Wednesday, September 3, 2008

An Idea is born - South to Tierra del Fuego

It all started with a woman. It always does, doesn't it?

It was 2005. I was getting on the Red Ball ferry with my Harley to return to Seattle after visiting my daughter Kim who was staying on Vancouver (BC) Island. And there she was in front of me: Tall, early 20s, not particularly attractive, but not bad. Dressed in a scruffy pair of jeans and a t-shirt. And riding one of the most over-loaded, beat up motorcycles this side of Alaska. I mean, this thing was piled so high with duffle bags, camping equipment, and even a guitar that you could hardly find the seat. More like a donation pile for the Salvation Army floating on two wheels than a motorcycle.

"Where are you headed" I asked.
"Costa Rica", answered my muse.
"Have you done much biking?", I continued
"No, I just bought this thing and took the course to get my licence"
"Do you speak Spanish", I inquired, somewhat incredulously.
"No, but I hope to learn some there"

Well, I've done a lot of riding, both in Asia, Canada, and the US. But this chick took the cake: No experience, no Spanish, just out of college, and heading off for whatever life had to offer. Definitely more balls than brains, but you had to give her credit for just going for it.

And I started to think (always dangerous): If she could do it -- with virtually no preparation or existing skills -- why couldn't I? And why stop at Costa Rica? Why not just keep going to the bottom of the world... Tierra del Fuego and Patagonia? And so an idea was born.

But when to go? Once I got the idea, I started researching everything I could about motorcycle adventure travel. Books and articles by guys (and an occasional gal) who have riden South America, Africa, and around the world. At one point my research brought me to the movie "Diarios de Motocicleta" (Motorcycle Diaries). The film chronicles a motorcycle trip that Che Guevarra (before he became the famous revolutionary) and his friend Alberto Granado made in 1952 from Argentina to Venezuela.

Their goal was to arrive in Venezuela for Alberto's 30th birthday. And again that "thinking" thing took over my brain: If Che and Alberto could do it for Alberto's 30th, why shouldn't I do it for my 60th? I would be twice as experienced, twice as mature, and (let's face it) just plain twice as OLD! But as much as I looked for ways, I realized that no matter what I did I was not going to get any younger. So the time was set: I would leave in 2008 to ride to the bottom of the world.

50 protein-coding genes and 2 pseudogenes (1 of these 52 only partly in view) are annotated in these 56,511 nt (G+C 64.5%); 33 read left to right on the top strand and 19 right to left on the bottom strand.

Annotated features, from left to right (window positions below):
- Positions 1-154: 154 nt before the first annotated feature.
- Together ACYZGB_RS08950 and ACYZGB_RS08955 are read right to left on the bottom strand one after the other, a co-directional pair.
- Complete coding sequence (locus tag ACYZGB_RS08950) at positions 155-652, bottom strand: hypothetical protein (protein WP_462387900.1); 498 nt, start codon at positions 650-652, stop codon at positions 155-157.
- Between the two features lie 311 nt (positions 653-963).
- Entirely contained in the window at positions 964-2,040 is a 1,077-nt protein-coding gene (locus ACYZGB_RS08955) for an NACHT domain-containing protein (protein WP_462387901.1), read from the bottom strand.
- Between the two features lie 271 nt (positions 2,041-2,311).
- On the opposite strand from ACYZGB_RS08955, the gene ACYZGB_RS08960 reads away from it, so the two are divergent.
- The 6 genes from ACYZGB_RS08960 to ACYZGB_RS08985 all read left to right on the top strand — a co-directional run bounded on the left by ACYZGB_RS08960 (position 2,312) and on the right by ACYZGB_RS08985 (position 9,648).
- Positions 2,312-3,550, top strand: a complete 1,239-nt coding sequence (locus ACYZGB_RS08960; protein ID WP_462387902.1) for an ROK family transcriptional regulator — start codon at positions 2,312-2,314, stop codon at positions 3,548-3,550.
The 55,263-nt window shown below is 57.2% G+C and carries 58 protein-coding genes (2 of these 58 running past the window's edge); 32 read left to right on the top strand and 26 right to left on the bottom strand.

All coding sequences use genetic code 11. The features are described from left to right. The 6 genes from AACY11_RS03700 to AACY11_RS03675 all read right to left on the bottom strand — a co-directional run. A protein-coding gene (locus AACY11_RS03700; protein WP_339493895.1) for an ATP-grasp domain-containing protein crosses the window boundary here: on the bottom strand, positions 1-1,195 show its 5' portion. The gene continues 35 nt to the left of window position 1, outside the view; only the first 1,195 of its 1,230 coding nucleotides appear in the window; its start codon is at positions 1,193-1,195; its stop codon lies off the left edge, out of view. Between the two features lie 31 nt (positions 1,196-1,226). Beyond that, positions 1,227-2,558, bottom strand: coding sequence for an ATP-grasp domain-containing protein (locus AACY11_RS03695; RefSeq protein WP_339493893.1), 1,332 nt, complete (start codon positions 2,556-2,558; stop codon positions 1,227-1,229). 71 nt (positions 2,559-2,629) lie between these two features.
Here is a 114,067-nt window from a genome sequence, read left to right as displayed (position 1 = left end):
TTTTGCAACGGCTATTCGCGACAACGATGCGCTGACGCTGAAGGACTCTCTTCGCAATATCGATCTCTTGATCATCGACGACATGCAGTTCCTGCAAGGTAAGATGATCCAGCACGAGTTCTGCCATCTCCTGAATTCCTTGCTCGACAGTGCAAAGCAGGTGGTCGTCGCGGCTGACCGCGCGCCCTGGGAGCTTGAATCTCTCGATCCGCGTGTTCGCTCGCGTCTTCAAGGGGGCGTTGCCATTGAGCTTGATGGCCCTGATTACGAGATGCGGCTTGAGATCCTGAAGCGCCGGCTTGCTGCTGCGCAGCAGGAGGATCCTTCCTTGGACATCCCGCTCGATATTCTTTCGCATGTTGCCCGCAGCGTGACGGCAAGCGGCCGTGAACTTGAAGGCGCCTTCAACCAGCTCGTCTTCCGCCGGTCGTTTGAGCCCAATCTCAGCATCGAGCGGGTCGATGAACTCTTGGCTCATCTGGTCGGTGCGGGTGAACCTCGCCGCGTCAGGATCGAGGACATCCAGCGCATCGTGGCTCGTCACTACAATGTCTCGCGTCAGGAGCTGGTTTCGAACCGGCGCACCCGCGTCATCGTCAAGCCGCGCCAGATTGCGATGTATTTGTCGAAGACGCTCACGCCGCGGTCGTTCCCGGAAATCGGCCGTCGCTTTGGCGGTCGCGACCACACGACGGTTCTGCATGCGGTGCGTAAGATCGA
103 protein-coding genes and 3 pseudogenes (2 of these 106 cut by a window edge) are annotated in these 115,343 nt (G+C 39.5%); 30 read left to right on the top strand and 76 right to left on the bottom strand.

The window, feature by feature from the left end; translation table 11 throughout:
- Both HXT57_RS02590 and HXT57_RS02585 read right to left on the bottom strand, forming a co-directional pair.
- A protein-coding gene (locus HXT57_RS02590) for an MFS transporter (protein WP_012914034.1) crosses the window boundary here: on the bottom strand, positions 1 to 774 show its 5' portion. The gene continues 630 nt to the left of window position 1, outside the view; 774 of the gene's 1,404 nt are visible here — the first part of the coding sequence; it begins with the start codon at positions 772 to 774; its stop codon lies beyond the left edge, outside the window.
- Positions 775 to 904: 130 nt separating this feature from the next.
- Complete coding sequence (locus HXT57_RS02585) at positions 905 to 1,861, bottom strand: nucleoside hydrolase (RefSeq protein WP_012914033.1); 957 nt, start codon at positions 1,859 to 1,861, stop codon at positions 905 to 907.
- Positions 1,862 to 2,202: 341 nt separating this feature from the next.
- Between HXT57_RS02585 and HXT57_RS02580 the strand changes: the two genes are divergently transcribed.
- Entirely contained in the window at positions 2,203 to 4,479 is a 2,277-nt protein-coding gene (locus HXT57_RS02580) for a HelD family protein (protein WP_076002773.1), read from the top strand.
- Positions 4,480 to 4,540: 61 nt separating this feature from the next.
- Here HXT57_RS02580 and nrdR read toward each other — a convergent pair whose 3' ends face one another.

There was another consideration, of course. After 25 years of marriage (plus another 5 together) I did have to run this idea past Karen. After all, I might be gone 4 to 6 months. But this is the woman who, when I finished my doctorate and asked her where she wanted to move to, replied "anywhere we haven't lived before". So her attitude was "go for it". Did she want to come with me? No, even an occasional sitting on a bike for 8 or 10 hours in the rain didn't appeal to her. Her only condition: "It's fine as long as I can fly down to visit some of these places while you're on the trip". So now we had a few "together" things that we could plan too.

A few things have changed since that initial decision. We left Seattle, moved to Indiana, and then moved to Panama, which eliminated the US/Central America portion. But as part of my preparation and practice for the "big" adventure I've done two trips through Central America in the last year, so I haven't really missed out on that part. And today I sit in our home in Panama City doing the final preparations: A few more parts for the bike, a little more paperwork to make sure things run smoothly for Karen while I'm gone, insurance to arrange, and a myriad of other details.

But the date is fast approaching: September 12, 2008 I fly the bike to Bogota, Colombia. I fly to Bogota on the 14th, and then head south. Colombia, Ecuador, Bolivia, Peru, Chile, and Argentina. And when I reach Ushuaia, the southernmost city in the world... who knows? I might just decide to keep going!

And to think, it all started with a woman. But then, it always does, doesn't it?

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